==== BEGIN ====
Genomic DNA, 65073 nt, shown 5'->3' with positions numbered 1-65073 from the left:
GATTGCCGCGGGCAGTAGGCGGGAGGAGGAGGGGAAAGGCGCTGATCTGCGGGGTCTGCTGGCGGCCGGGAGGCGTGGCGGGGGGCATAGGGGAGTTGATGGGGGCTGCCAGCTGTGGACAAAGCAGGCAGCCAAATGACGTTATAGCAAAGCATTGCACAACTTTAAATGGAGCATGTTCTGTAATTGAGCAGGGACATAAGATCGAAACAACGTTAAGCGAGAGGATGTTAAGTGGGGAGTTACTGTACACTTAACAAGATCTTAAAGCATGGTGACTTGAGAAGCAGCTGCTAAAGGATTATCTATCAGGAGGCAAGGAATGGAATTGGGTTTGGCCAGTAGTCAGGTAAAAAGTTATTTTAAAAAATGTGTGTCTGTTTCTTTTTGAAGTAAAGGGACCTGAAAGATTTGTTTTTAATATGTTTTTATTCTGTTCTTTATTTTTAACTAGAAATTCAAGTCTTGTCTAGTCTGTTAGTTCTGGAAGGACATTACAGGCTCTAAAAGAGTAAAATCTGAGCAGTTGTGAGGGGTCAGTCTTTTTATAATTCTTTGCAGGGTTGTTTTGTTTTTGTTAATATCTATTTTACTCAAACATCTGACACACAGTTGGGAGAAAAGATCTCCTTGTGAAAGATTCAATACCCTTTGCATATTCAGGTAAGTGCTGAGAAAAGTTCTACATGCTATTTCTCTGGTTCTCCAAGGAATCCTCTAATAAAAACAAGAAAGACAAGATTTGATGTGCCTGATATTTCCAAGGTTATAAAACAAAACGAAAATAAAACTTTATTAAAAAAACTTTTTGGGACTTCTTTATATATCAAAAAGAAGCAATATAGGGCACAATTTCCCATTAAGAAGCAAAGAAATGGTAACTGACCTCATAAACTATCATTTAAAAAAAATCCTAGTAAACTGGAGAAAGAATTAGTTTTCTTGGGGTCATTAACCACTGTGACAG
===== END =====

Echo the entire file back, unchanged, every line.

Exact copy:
Genomic DNA, 65073 nt, shown 5'->3' with positions numbered 1-65073 from the left:
GATTGCCGCGGGCAGTAGGCGGGAGGAGGAGGGGAAAGGCGCTGATCTGCGGGGTCTGCTGGCGGCCGGGAGGCGTGGCGGGGGGCATAGGGGAGTTGATGGGGGCTGCCAGCTGTGGACAAAGCAGGCAGCCAAATGACGTTATAGCAAAGCATTGCACAACTTTAAATGGAGCATGTTCTGTAATTGAGCAGGGACATAAGATCGAAACAACGTTAAGCGAGAGGATGTTAAGTGGGGAGTTACTGTACACTTAACAAGATCTTAAAGCATGGTGACTTGAGAAGCAGCTGCTAAAGGATTATCTATCAGGAGGCAAGGAATGGAATTGGGTTTGGCCAGTAGTCAGGTAAAAAGTTATTTTAAAAAATGTGTGTCTGTTTCTTTTTGAAGTAAAGGGACCTGAAAGATTTGTTTTTAATATGTTTTTATTCTGTTCTTTATTTTTAACTAGAAATTCAAGTCTTGTCTAGTCTGTTAGTTCTGGAAGGACATTACAGGCTCTAAAAGAGTAAAATCTGAGCAGTTGTGAGGGGTCAGTCTTTTTATAATTCTTTGCAGGGTTGTTTTGTTTTTGTTAATATCTATTTTACTCAAACATCTGACACACAGTTGGGAGAAAAGATCTCCTTGTGAAAGATTCAATACCCTTTGCATATTCAGGTAAGTGCTGAGAAAAGTTCTACATGCTATTTCTCTGGTTCTCCAAGGAATCCTCTAATAAAAACAAGAAAGACAAGATTTGATGTGCCTGATATTTCCAAGGTTATAAAACAAAACGAAAATAAAACTTTATTAAAAAAACTTTTTGGGACTTCTTTATATATCAAAAAGAAGCAATATAGGGCACAATTTCCCATTAAGAAGCAAAGAAATGGTAACTGACCTCATAAACTATCATTTAAAAAAAATCCTAGTAAACTGGAGAAAGAATTAGTTTTCTTGGGGTCATTAACCACTGTGACAG